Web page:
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Your rating: None Average: 4.4 (7 votes)
Year released:
[www].se [ftp].se [mirror].us [mirror].de
Shanghai_2_0.sit (507.86 KB)
MD5: f3f6110e36fc144f5a89e54db9e8914f
For System 1 - 5 - Mac OS 8 - 8.1
[www].se [ftp].se [mirror].us [mirror].de
Shanghai_2_01_Updater_.sit (47.30 KB)
MD5: dbc14b840ae7d443c314694dd2a50c5d
For System 1 - 5 - Mac OS 8 - 8.1
[www].se [ftp].se [mirror].us [mirror].de
This game works with: Basilisk II, Mini vMac

Shanghai is one of the most popular early Macintosh games. It features 144 mah-jong tiles arranged in a "dragon shape". The goal of the game is to find pairs and remove them from the board. The difficulty is that only certain tiles are accessible at a time (that is, if they are able to slide freely to either the left or right).

These seemingly easy rules captured the minds of thousands of Macintosh owners. Shanghai would later be ported to other platforms as well, with the Amiga version becoming very popular, especially in Europe. But little is known today that Shanghai actually originated on the Macintosh. It won MacUsers's Best New Entertainment Program award, made it to Macazine's Games of '88 list as well as Macworld's Game Hall of Fame.

Anecdote about Shanghai

That wasn't a forseeable success though. When Brodie Lockard showed the prototype to Activision they weren't all too excited. However, the responsible director at Activision at the time, Brad Fregger, took the prototype home. He showed the game to his wife, who usually disliked computer games. Shanghai was different though.

One story told is that one night Fregger woke up in bed to find his wife missing. She had never come to bed. She just wanted "to play one more game" of Shanghai. Others at Activision became obsessed too and the decision for publishing the game were made.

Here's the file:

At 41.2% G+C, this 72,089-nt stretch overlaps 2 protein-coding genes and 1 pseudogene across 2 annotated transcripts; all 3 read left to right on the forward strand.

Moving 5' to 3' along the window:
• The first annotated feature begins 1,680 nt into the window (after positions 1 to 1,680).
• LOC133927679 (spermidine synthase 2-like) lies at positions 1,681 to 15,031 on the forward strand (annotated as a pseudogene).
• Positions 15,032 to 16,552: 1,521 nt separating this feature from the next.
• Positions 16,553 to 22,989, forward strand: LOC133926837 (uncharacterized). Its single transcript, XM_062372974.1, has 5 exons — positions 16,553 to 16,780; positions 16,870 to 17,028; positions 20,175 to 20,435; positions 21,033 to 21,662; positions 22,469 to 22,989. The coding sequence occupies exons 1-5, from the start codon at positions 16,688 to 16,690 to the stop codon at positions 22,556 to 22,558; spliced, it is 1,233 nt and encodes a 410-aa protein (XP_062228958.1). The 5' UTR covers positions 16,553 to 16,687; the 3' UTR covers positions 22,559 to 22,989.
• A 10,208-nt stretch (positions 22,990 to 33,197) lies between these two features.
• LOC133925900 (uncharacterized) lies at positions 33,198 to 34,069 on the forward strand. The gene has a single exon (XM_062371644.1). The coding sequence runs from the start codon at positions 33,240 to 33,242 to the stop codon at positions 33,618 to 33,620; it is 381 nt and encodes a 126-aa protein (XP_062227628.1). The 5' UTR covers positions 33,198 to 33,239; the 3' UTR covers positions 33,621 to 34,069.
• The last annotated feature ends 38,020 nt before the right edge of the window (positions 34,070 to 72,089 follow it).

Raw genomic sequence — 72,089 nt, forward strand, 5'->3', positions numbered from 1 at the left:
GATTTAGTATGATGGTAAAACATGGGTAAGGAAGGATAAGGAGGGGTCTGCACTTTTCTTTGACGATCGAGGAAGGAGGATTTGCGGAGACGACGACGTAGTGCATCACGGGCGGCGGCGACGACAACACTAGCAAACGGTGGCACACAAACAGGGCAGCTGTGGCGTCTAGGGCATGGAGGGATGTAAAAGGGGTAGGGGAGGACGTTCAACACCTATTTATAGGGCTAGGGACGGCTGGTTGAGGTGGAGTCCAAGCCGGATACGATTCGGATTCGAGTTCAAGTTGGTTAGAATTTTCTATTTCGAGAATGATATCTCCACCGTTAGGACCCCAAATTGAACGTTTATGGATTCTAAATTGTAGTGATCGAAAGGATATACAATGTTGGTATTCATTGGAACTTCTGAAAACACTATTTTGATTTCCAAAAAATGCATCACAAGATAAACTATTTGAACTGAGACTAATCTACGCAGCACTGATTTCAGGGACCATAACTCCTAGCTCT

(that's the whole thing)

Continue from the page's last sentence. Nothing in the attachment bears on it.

What did they do after Shanghai?

Fregger left Activision shortly after the publishing of Shanghai and would create Solitaire Royale together with Brodie Lockard and Michael Sandige (who was responsible for the PC conversion of Shanghai).

The game's origin is the subject of some controversy.

See also: Shanghai II: Dragon's Eye, Shanghai: Great Moments, Shanghai: Dynasty, Shanghai: Second Dynasty

Architecture: 68k

Mac Plus required, 256 colors supported
Works well with System 6 and 7.1. May work with Mac OS 8 or 9.


Bolkonskij's picture
by Bolkonskij - 2019, August 27 - 2:34pm

I don't know how many hours I've spent on that stack of Mahjong tiles but it must have been a good bunch throughout the years. Easy to play, hard to master. Brodie Lockard managed to create a true gem of Macintosh gaming history with this one.

Running this on a Mac SE and a PowerMac 8600 with 7.6.1 and it works absolutely fine as long as you set 256 colors on the later (as suggested by PING).

IIGS_User's picture
by IIGS_User - 2010, July 26 - 5:45pm

Got it to run in Basilisk with Mac OS 7.5.5 installed.

IIGS_User's picture
by IIGS_User - 2010, April 13 - 2:20pm

Well, this game runs b&w in vMac (MacOS 7.0 ) and in color on my PowerBook 190 (MacOS 8.1). It says "not enough memory" on PowerPC (MacOS 9.2) and in Basilisk II (MacOS 8.1).

Btw, the zip file is fine because it includes ready-to-use disk images.

PlNG's picture
by PlNG - 2009, August 31 - 9:56am

For those experiencing out of memory error (rats!) it only runs on 256 or fewer colors.

Attila's picture
by Attila - 2009, May 6 - 8:15pm

Shanghai II is essentially the same game and is much more compatible across the old Mac OS versions.

Games-n-Apps's picture
by Games-n-Apps - 2009, May 6 - 8:01pm

Same complaints with the hardware I have, I tried it with a variety of OS's from 7 to X (9.2.2), addressing up to 260 megs of RAM to it - won't run.
Please try to load it up again !